What I’m asking for is a more humane set of ethics in IF surrounding meeting rooms. One that recognizes the differences and realities of print, digital, and oral cultures. One that states that someone’s right to have human rights should not have to be proven by that very person in the marketplace of ideas. One that realizes that hate groups are well organized and subversive, knowing that having the library as a platform further legitimizes their message. One that commits to evolution, and not stagnation steeped in the flawed ideology of neutrality. One that recognizes that the library does not exist in a cultural vacuum and that libraries have an ethical duty to take their part of the responsibility of the harms incurred by their unwillingness to acknowledge as such.
All of this work needs to start within OIF/IFC. If unwilling to do this work, or solely rely on others to do the work, then any effort to humanize the ethics of IF surrounding meeting rooms will most likely fail. We then are stuck in the cycle of more hate groups exploiting the loophole, more protests, more counterprotests, more hate groups exploiting the loophole, etc.
But this doesn’t truly reflect the real cost of all of this has on people’s lives. Back in 2019, Toronto Public Library hosted hate speech denying transgender and non-binary people their basic human rights. Two months later, Julie Berman, a well-known transgender activist, was murdered. While it’s unclear if Julie was at the protests at TPL, I suspect that she at least a role in planning them, given her reputation in advocating for trans rights in the Toronto area. She might have spoken to TPL leadership about their choice to host hate speech. She might have been told that in the interest of intellectual freedom, the speech is allowed in the library and she is always free to protest or request a meeting room to hold her own event at a later date. “The marketplace of ideas is there if you want to plead your case that you’re a valid human being and deserving of rights” – this is the quiet part of the library’s response.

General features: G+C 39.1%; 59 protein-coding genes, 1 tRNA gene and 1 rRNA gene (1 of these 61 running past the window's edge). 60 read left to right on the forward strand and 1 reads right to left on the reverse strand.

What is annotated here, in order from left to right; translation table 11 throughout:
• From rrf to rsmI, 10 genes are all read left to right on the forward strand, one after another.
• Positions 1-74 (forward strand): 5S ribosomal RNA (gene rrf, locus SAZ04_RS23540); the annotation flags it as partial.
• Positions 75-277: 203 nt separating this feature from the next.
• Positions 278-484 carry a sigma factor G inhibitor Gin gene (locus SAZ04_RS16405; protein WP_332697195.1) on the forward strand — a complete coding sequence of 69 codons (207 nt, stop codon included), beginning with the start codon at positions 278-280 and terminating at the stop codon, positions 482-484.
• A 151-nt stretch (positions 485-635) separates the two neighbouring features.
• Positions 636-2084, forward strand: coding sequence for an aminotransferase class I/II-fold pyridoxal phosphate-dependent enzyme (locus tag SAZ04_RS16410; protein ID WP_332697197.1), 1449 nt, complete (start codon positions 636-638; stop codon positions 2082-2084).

So, when you see people sad, hurt, frustrated, angry, or made about libraries holding hate speech in meeting rooms, they are as such because literal lives are at stake. Giving a legitimizing platform to hate groups on one end and making people argue for their existence on the other end is inhumane and unethical. There are ways to mitigate this harm and to disrupt this cycle at scale. What I’m asking is that those who determine the evolution of the ethical framework of IF to do the work instead of reaching for token gestures or just shutting down.